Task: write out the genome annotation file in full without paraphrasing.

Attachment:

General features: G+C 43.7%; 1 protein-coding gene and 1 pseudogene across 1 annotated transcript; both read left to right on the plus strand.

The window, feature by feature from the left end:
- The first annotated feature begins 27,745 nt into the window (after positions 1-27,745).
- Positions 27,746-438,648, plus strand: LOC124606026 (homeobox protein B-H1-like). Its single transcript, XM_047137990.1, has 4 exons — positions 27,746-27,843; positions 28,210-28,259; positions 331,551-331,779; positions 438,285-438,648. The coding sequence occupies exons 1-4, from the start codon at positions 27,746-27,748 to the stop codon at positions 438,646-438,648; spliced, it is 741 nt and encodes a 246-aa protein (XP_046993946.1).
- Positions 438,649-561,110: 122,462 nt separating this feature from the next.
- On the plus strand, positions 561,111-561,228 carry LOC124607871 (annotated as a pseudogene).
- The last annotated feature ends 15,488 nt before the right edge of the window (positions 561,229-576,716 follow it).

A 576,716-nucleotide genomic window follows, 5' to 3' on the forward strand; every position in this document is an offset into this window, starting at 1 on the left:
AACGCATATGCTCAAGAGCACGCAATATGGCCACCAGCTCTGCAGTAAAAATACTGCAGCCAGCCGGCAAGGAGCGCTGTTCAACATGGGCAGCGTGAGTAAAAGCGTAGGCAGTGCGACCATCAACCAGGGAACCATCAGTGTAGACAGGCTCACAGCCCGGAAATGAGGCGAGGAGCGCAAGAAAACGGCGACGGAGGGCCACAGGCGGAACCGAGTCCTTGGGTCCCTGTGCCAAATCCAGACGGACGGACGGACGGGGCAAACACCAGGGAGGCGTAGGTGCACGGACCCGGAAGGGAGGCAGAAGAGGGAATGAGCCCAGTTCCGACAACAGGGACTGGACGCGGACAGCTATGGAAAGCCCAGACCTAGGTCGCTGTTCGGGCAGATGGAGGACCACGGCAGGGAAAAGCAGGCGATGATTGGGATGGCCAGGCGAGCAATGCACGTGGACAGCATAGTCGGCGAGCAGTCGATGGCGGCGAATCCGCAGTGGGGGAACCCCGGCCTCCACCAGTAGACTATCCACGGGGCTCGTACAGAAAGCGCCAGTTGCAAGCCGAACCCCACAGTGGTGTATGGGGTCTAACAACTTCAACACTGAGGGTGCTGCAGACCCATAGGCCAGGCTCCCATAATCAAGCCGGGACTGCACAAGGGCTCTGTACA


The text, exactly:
General features: G+C 43.7%; 1 protein-coding gene and 1 pseudogene across 1 annotated transcript; both read left to right on the plus strand.

The window, feature by feature from the left end:
- The first annotated feature begins 27,745 nt into the window (after positions 1-27,745).
- Positions 27,746-438,648, plus strand: LOC124606026 (homeobox protein B-H1-like). Its single transcript, XM_047137990.1, has 4 exons — positions 27,746-27,843; positions 28,210-28,259; positions 331,551-331,779; positions 438,285-438,648. The coding sequence occupies exons 1-4, from the start codon at positions 27,746-27,748 to the stop codon at positions 438,646-438,648; spliced, it is 741 nt and encodes a 246-aa protein (XP_046993946.1).
- Positions 438,649-561,110: 122,462 nt separating this feature from the next.
- On the plus strand, positions 561,111-561,228 carry LOC124607871 (annotated as a pseudogene).
- The last annotated feature ends 15,488 nt before the right edge of the window (positions 561,229-576,716 follow it).

A 576,716-nucleotide genomic window follows, 5' to 3' on the forward strand; every position in this document is an offset into this window, starting at 1 on the left:
AACGCATATGCTCAAGAGCACGCAATATGGCCACCAGCTCTGCAGTAAAAATACTGCAGCCAGCCGGCAAGGAGCGCTGTTCAACATGGGCAGCGTGAGTAAAAGCGTAGGCAGTGCGACCATCAACCAGGGAACCATCAGTGTAGACAGGCTCACAGCCCGGAAATGAGGCGAGGAGCGCAAGAAAACGGCGACGGAGGGCCACAGGCGGAACCGAGTCCTTGGGTCCCTGTGCCAAATCCAGACGGACGGACGGACGGGGCAAACACCAGGGAGGCGTAGGTGCACGGACCCGGAAGGGAGGCAGAAGAGGGAATGAGCCCAGTTCCGACAACAGGGACTGGACGCGGACAGCTATGGAAAGCCCAGACCTAGGTCGCTGTTCGGGCAGATGGAGGACCACGGCAGGGAAAAGCAGGCGATGATTGGGATGGCCAGGCGAGCAATGCACGTGGACAGCATAGTCGGCGAGCAGTCGATGGCGGCGAATCCGCAGTGGGGGAACCCCGGCCTCCACCAGTAGACTATCCACGGGGCTCGTACAGAAAGCGCCAGTTGCAAGCCGAACCCCACAGTGGTGTATGGGGTCTAACAACTTCAACACTGAGGGTGCTGCAGACCCATAGGCCAGGCTCCCATAATCAAGCCGGGACTGCACAAGGGCTCTGTACA